Is replacing one radiator a solution?

Discussion in 'Plumbing and Central Heating' started by diy_fun_uk, 26 Dec 2020.

  1. diy_fun_uk

    diy_fun_uk

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    I have an old central heating system powered by an Ideal Mexico boiler. There are 7 x radiators, 5 x single panel, 1 x double panel, 1 x bathroom towel radiator. All on the same level (bungalow.) All of the radiators are fed by what looks like 8mm pipes except for the double panel which looks like 15mm. This one is in my lounge area and is the largest at 160x45cm.

    When the boiler comes on, I usually get a gritty / swirling water noise from the double panel. It's getting worse as the years go by and can be quite annoying as it happens each time the boiler comes back on. When I bleed it, the water is black so obviously the system has bits of rust and sludge in it. There are however no cold spots on the radiator, actually all of them don't seem to have any cold spots and they all reach a good surface temp. All the other radiators used to bleed clear water up until a few months back, now all are varying degrees of black except for the bathroom.

    Weirdly, the only radiator that makes a noise like this is the double panel, the rest are silent.

    I know the normal course of action would be to get the system flushed, however I've also read this doesn't always resolve the issue first or even second time round. I'm wondering, if most of the rust and sludge is concentrated in the double panel radiator, might I be better getting this replaced rather than go down the flush route? I'm also slightly concerned with it being an older installation that the flush might cause more issues than it resolves?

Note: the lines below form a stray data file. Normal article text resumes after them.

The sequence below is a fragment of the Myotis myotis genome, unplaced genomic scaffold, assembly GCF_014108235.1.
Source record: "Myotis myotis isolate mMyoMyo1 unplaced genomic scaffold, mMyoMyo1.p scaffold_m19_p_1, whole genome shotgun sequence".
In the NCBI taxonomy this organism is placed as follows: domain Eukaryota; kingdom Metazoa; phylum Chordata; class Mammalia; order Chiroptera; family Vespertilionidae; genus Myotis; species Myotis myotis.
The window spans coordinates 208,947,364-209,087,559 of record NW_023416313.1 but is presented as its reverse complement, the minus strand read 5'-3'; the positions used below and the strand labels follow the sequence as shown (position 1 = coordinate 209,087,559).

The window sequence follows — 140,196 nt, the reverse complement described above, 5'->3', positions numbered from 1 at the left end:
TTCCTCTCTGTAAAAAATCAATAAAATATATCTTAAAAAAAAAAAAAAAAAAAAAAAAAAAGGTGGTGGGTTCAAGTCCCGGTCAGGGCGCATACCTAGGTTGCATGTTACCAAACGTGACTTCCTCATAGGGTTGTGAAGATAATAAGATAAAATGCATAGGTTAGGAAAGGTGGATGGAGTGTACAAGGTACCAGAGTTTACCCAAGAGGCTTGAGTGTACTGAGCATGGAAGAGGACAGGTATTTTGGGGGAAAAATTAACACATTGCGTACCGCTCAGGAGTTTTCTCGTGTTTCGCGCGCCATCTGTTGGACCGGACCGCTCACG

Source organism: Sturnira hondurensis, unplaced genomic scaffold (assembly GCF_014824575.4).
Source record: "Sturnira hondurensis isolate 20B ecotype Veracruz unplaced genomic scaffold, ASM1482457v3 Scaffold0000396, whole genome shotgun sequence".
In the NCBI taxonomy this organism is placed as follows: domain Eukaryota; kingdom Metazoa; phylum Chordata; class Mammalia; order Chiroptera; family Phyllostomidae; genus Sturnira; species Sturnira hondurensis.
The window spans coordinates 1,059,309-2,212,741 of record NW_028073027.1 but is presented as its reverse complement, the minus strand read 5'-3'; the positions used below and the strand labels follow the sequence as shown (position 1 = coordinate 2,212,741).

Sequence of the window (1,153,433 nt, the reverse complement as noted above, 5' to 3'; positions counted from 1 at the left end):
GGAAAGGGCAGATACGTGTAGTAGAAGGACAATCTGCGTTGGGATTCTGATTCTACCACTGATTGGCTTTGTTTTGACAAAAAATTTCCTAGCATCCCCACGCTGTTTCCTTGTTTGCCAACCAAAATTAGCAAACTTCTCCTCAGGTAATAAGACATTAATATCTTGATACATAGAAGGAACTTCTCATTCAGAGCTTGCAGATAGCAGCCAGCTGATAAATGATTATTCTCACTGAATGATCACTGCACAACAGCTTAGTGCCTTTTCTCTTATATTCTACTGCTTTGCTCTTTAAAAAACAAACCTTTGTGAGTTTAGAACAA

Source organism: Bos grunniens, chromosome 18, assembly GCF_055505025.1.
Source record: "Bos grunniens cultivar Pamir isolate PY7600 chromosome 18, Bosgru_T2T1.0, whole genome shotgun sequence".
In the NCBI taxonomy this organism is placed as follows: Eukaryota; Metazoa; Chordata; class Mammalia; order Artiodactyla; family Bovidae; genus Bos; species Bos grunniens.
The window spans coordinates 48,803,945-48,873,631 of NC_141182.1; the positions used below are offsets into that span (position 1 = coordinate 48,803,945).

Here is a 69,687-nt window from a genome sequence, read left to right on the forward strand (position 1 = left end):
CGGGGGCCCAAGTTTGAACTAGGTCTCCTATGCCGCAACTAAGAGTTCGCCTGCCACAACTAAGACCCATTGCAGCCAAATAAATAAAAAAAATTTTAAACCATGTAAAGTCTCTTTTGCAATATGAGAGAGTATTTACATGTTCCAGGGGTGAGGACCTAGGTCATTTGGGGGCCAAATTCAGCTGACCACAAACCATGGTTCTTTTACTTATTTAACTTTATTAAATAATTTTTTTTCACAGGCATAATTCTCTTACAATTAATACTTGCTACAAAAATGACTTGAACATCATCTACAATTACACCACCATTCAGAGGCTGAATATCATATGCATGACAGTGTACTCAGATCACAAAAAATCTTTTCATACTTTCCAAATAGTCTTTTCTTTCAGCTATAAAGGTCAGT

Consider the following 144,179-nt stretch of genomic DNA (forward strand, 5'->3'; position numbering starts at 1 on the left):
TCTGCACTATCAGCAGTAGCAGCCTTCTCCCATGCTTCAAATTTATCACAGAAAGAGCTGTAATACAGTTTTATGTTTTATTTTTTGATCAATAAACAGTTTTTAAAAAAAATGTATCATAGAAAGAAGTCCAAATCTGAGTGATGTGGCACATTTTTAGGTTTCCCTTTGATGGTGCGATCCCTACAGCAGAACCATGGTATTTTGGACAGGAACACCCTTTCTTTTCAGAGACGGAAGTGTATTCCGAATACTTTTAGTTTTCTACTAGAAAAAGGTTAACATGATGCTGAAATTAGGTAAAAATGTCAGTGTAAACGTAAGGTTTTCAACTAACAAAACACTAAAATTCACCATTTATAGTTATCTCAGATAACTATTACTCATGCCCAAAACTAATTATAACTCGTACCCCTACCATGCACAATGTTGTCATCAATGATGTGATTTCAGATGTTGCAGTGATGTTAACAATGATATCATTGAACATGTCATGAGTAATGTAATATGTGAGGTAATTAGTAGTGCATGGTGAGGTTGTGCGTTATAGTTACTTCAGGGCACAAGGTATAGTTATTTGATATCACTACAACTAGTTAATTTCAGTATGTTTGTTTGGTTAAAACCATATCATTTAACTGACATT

Thoughts and advice from those in the know would be welcome :)
     
  2. terryplumb

    terryplumb

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    Do you have a magnetic filter ? If not, have one fitted.
    Remove the d/ panel rad ,take it outside and manually flush it with a hose pipe. Whilst it is off the wall check the valves for any build up of crud ,open each in turn and let water flow out for several seconds.
    Re fit rad and see if any improvement.
     
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  4. MeldrewsMate

    MeldrewsMate

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    I concur with Terry.
    Also you may wish to check that the small loft tank (if an open vented system) is not getting warm, or pumping over when the heating is running. If it is then you must cure this to stop the system corroding further (pumping over causes the system water to entrain air, and sucking down causes air to be pulled into the system each time the pump starts).

    For better advice consider describing your system, with or without photos.
     
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  5. diy_fun_uk

    diy_fun_uk

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    Thanks for the replies, I'm pretty sure my system is open vented however will venture into the loft space in the coming days and take some pics.
     
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    DIYnot Local

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